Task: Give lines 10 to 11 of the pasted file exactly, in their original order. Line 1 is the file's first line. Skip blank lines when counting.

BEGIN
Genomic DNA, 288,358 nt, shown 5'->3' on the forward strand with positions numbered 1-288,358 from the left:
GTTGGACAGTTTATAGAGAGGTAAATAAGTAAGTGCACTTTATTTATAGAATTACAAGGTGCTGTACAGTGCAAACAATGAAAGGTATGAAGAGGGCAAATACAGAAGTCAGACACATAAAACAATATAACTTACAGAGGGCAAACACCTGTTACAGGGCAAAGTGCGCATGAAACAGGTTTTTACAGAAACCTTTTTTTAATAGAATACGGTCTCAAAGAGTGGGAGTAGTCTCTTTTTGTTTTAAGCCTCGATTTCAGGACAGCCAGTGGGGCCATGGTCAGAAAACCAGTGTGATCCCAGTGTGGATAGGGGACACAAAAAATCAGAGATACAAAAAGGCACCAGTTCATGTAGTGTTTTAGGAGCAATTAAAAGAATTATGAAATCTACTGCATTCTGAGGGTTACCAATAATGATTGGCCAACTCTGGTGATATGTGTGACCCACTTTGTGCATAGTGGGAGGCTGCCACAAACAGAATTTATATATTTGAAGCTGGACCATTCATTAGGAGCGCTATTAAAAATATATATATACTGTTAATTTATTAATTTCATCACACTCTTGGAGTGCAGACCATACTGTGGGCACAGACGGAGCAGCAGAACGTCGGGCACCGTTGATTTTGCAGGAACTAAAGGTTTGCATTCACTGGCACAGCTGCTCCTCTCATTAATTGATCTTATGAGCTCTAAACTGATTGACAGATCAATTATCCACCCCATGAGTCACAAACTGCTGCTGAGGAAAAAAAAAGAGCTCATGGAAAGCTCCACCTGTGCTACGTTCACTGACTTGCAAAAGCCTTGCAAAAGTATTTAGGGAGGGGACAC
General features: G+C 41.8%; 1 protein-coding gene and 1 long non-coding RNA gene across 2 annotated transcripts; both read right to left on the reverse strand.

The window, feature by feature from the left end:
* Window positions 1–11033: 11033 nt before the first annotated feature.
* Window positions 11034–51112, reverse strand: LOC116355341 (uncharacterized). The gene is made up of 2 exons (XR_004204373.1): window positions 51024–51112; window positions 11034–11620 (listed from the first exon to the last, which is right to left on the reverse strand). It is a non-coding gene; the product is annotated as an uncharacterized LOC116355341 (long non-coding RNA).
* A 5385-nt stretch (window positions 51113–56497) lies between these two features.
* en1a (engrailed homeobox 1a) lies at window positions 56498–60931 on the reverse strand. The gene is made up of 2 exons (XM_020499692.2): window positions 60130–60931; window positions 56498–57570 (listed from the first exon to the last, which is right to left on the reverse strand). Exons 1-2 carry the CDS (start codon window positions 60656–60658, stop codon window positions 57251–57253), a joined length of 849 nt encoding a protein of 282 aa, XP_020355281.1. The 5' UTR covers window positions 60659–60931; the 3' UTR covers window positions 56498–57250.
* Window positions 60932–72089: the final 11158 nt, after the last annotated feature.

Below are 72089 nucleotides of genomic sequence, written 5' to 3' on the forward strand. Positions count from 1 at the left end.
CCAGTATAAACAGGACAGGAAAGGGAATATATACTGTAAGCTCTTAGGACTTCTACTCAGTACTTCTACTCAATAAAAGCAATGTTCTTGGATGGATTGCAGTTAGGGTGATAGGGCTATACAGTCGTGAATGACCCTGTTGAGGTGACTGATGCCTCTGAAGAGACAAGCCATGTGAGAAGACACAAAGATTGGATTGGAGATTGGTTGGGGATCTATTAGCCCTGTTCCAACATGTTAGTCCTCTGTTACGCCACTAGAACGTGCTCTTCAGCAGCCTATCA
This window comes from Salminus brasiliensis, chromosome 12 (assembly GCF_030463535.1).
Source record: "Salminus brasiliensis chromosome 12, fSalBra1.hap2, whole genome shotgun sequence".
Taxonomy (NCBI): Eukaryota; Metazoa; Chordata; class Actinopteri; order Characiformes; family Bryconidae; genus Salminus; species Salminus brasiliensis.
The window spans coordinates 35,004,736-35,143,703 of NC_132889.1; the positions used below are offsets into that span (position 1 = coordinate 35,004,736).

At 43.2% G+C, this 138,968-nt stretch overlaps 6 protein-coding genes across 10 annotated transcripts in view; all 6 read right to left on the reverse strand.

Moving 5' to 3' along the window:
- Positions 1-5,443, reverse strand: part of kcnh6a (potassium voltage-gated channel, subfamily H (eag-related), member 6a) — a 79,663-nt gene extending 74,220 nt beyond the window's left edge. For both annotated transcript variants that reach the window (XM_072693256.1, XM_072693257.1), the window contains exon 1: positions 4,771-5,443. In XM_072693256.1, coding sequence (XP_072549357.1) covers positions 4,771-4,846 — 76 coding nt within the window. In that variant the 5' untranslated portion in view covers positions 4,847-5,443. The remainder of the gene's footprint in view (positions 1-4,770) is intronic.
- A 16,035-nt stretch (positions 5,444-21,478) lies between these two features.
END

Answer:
Below are 72089 nucleotides of genomic sequence, written 5' to 3' on the forward strand. Positions count from 1 at the left end.
CCAGTATAAACAGGACAGGAAAGGGAATATATACTGTAAGCTCTTAGGACTTCTACTCAGTACTTCTACTCAATAAAAGCAATGTTCTTGGATGGATTGCAGTTAGGGTGATAGGGCTATACAGTCGTGAATGACCCTGTTGAGGTGACTGATGCCTCTGAAGAGACAAGCCATGTGAGAAGACACAAAGATTGGATTGGAGATTGGTTGGGGATCTATTAGCCCTGTTCCAACATGTTAGTCCTCTGTTACGCCACTAGAACGTGCTCTTCAGCAGCCTATCA